Steve Stebbing

Breaking down all things pop culture

The time is upon us to get all immersed in two weeks’ worth of movies as the Vancouver International Film Festival kicks off which will be my fifth year covering it. Obviously it’s very different this year with the COVID-19 pandemic still in effect so for the most part we’re going virtual with a few limited in theater screenings with a reduced crown.

While I am definitely bummed out that I won’t get that full festival feel, talk movies in-depth with filmgoers, have that anticipation of sitting in the theater and waiting for a film to hit the screen that I have been waiting for all year, I am still excited that there is SOMETHING this year to see and I have a five movie highlight of the top picks heading into this year’s festival.

Possessor – Let’s mess you up right out of the gate as David Cronenberg’s son Brandon returns with his second feature, a violent sci-fi film that proves once again he is his father’s son and the body horror runs in the family. The film stars Andrea Riseborough, Jennifer Jason Leigh and Christopher Abbott and it follows an agent who works for a secretive organization that uses brain-implant technology to inhabit other people’s bodies, ultimately driving them to commit assassinations for high-paying clients. Riseborough’s character, a veteran assassin is starting to suffer psychotic breaks in her “outside” life which breaks wide open with her latest client. I’ve already had a chance to see this movie and it blew my mind entirely. Disturbing in visuals, this chaotic film is another showcasing of Cronenberg’s boundless imagination and the incredible prowess that cinematographer Karim Hussain has.

The Father – I love Academy Award winner Olivia Colman with all of my heart and if you don’t or find yourself on the fence with her then I don’t believe you have really seen her before because the feelings for her are infectious with everything she does. This new drama sits her opposite another Oscar winner, Anthony Hopkins, as a man who refuses all assistance from his daughter, played by Colman, as he ages. Trying to make sense of his changing circumstances, he begins to doubt his loved ones, his own mind and even the fabric of his reality as he descends into his advancing illness. The buzz on this movie is huge as both stars are gunning for another statue for their mantle, giving stellar performances and the adept direction from French writer and director Florian Zeller might just land him on the A-list as well.

Falling – Viggo Mortensen is a man that can really do no wrong. He’s freaking Aragorn, the king of Middle Earth, for one thing, and all of the projects he has taken since, whether it was for David Cronenberg, a Disney adventure film or the must-see Captain Fantastic, all it does is endear him to us more. Now he steps behind the camera for this film that he wrote and starred in about a conservative father, played by legendary actor Lance Henriksen, who gives up his rural farm life to move to Los Angeles to live with his gay son and his family. The film is described as a beautifully paced melodrama about understanding and relationship rebirth and hopefully will be a kickstart of Lance Henriksen back into the spotlight, although us horror fans know he’s been kicking serious ass for decades in the genre. I have big hopes for this movie.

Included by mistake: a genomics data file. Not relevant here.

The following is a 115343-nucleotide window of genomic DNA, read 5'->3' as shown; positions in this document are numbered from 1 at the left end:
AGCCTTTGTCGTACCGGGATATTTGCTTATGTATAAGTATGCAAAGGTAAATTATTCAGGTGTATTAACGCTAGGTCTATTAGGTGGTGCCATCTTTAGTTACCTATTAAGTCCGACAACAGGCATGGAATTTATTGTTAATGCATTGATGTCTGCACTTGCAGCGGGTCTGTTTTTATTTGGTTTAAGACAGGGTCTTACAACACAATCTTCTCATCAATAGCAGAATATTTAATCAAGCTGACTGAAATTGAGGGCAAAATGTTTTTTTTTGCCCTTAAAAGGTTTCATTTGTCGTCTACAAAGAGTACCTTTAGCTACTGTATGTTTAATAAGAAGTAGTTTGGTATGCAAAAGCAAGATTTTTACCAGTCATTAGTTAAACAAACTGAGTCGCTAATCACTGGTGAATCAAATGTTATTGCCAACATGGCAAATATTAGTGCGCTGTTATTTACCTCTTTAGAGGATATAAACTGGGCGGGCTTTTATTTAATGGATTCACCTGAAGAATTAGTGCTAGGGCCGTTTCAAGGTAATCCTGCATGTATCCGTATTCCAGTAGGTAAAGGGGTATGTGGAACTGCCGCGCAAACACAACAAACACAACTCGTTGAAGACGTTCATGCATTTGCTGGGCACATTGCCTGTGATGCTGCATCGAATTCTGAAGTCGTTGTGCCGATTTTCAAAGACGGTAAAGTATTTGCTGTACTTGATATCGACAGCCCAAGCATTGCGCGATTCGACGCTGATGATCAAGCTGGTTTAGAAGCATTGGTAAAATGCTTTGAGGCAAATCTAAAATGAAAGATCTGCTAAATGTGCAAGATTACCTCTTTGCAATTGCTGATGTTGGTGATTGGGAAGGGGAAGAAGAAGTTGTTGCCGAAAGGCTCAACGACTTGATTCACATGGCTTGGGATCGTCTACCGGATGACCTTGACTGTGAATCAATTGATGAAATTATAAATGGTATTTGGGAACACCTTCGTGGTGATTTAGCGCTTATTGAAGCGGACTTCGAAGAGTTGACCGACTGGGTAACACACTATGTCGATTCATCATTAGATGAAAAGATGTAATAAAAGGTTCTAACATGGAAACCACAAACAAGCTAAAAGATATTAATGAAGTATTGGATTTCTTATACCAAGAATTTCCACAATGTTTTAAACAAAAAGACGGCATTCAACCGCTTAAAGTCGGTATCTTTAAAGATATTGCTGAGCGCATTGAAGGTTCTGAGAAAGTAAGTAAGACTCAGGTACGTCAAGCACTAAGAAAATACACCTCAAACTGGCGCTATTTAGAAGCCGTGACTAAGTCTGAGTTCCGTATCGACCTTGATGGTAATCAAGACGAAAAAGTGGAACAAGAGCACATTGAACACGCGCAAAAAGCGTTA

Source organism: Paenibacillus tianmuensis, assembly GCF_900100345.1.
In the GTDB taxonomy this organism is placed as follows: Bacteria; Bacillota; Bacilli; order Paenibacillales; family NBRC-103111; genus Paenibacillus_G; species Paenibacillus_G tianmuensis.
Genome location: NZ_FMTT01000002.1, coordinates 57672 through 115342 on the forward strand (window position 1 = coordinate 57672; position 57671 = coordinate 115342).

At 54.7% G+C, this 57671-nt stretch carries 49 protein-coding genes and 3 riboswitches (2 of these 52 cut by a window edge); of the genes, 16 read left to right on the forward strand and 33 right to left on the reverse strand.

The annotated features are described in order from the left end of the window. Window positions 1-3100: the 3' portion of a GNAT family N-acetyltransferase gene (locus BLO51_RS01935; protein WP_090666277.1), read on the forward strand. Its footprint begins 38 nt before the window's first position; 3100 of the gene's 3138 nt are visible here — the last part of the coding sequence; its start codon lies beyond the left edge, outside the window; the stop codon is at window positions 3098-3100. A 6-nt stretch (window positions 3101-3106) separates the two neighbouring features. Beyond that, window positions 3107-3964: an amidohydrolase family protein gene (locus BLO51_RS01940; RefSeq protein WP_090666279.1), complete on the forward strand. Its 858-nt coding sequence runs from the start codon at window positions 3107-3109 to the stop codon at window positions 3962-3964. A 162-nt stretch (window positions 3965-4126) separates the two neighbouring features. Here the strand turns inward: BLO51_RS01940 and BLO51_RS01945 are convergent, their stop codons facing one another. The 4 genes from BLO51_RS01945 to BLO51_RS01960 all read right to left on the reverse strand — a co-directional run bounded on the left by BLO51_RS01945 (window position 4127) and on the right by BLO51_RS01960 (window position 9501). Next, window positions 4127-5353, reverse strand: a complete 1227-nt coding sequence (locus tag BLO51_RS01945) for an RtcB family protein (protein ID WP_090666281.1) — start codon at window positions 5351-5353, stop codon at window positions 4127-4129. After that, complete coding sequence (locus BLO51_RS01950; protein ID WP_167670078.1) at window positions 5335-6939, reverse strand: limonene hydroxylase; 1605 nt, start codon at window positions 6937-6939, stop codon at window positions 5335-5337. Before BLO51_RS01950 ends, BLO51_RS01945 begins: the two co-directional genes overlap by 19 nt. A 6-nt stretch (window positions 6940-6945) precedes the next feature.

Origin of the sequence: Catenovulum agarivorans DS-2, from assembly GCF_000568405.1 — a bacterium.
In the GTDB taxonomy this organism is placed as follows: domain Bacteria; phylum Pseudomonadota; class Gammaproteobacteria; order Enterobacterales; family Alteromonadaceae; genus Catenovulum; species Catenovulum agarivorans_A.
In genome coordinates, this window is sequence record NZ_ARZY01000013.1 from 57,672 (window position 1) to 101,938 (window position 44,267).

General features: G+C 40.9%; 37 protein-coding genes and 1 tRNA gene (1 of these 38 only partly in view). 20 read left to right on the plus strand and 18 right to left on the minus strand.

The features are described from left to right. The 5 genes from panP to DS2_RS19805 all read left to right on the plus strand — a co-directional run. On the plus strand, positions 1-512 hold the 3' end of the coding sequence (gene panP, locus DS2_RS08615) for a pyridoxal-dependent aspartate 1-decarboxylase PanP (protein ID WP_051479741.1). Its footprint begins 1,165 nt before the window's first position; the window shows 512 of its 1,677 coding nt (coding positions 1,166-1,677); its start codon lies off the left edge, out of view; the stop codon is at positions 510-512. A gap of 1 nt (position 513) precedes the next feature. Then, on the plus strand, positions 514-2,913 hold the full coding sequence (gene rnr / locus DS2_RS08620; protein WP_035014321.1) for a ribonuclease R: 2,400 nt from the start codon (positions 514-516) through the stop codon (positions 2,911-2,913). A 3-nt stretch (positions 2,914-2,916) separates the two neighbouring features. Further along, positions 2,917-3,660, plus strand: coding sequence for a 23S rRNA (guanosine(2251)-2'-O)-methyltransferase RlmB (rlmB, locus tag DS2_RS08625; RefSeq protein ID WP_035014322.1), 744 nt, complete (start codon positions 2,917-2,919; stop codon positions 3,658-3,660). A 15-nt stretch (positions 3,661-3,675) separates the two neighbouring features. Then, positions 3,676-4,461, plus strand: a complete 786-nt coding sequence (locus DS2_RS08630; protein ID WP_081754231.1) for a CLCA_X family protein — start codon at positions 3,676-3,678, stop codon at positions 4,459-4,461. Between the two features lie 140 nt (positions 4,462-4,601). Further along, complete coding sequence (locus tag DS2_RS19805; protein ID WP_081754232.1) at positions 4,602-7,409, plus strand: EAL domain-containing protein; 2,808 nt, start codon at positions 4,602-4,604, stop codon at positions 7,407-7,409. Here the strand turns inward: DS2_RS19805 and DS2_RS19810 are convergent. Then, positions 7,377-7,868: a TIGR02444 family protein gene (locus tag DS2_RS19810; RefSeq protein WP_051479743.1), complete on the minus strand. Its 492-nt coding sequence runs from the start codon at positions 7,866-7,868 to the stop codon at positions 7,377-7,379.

Black Bear – Christopher Abbot makes his second appearance at the festival and on this blog with this new drama featuring Aubrey Plaza, Canadian actress Sarah Gadon and Under The Dome’s Alexander Koch. written and directed by Wild Canaries filmmaker Lawrence Michael Levine. The story follows a filmmaker with a severe case of a creative block who seeks solace from her tumultuous past at a rural retreat, only to find that the woods summon her inner demons in intense and surprising ways. Again, this is another film that has all of the critics raving about it, just like the other festival-goers who have seen it and I’m very intrigued to see Plaza, usually a comedic actress, tackle something with a deeply dramatic heart and a film that I hear deconstructs the way melodramas are represented. This is one of those films that make the whole festival worth it.


Ammonite – Well, all you need to do is say the name Kate Winslett and it’ll get my butt in a seat but you add Saorise Ronan to the mix and now I am just ravenous to get this film into my eyeballs. The acclaimed writer and director of another festival favorite God’s Own Country from a few years back returns with this period drama about an acclaimed but overlooked fossil hunter named Mary Anning and a young woman named Charlotte Murchison who was sent to convalesce by the sea who develop an intense relationship, altering both of their lives forever in a time that definitely wasn’t ready for their love. This immediately brings to mind last year’s stellar French film A Portrait Of A Lady On Fire, one of my favorite films of last year and I’m really happy that this LGBTQ+ movie is getting such a grand festival release as one of the draws this year. I’m really excited about this one, as I have been about the rest of these picks, and the critics have been crazy about it already.

Be sure to check if films are streaming or in theater screenings only at and be sure to chat with me on Twitter about it as well!

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